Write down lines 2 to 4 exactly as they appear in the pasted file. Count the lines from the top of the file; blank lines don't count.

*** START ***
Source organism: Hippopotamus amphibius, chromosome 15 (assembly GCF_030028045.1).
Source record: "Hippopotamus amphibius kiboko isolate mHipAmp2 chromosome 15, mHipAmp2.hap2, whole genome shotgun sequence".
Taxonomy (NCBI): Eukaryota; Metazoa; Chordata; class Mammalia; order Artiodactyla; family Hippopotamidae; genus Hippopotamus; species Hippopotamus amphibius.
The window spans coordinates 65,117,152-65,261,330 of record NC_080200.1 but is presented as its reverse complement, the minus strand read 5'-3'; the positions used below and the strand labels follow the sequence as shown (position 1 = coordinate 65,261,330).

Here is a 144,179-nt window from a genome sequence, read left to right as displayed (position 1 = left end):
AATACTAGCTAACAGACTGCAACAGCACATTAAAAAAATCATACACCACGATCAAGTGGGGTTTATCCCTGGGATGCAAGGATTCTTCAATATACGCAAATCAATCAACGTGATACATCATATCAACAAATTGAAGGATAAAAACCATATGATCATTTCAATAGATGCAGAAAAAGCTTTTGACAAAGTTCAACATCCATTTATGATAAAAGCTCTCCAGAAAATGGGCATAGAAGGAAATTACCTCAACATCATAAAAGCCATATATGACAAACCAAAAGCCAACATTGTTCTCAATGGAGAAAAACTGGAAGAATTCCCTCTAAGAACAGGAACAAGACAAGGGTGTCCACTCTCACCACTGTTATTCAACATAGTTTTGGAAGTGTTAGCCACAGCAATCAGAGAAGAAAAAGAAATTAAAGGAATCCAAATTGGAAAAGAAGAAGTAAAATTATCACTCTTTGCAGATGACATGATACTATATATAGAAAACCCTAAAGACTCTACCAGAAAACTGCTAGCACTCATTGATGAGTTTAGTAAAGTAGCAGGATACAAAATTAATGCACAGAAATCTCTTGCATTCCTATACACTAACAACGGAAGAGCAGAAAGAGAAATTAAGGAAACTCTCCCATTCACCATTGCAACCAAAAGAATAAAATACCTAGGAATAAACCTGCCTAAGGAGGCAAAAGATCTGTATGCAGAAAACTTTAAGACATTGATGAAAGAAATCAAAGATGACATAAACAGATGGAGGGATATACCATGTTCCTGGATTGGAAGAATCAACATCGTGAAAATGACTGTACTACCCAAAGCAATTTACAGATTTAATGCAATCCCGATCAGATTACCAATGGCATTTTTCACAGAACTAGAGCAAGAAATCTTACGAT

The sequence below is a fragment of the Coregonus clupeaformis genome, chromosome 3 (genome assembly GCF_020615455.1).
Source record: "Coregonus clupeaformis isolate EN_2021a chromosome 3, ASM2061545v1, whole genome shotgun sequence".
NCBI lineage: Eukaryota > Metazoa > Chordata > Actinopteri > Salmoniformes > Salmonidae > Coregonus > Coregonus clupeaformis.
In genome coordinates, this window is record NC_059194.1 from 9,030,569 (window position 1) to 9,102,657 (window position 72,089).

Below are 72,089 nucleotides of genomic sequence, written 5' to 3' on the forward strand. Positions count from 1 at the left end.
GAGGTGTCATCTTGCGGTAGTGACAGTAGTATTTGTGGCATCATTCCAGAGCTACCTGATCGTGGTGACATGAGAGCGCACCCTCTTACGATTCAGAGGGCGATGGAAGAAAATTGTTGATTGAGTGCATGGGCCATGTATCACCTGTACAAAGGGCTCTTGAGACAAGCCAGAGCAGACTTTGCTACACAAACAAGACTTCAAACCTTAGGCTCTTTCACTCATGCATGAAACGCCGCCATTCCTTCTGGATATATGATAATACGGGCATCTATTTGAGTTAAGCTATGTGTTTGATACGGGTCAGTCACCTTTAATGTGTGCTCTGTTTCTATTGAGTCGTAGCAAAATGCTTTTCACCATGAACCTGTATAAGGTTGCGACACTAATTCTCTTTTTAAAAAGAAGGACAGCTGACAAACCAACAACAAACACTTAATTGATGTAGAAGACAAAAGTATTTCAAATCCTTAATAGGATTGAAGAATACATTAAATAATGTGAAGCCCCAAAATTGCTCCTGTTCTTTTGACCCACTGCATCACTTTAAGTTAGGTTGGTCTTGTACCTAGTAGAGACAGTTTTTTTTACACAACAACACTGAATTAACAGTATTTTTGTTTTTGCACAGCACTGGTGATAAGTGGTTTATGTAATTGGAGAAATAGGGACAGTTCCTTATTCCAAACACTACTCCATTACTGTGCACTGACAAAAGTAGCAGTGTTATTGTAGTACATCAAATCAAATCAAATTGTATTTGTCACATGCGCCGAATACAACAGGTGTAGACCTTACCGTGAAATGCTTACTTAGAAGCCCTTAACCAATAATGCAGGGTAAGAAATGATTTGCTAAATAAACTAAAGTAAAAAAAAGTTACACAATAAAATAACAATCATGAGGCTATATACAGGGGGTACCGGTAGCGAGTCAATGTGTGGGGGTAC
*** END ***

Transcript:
Source record: "Hippopotamus amphibius kiboko isolate mHipAmp2 chromosome 15, mHipAmp2.hap2, whole genome shotgun sequence".
Taxonomy (NCBI): Eukaryota; Metazoa; Chordata; class Mammalia; order Artiodactyla; family Hippopotamidae; genus Hippopotamus; species Hippopotamus amphibius.
The window spans coordinates 65,117,152-65,261,330 of record NC_080200.1 but is presented as its reverse complement, the minus strand read 5'-3'; the positions used below and the strand labels follow the sequence as shown (position 1 = coordinate 65,261,330).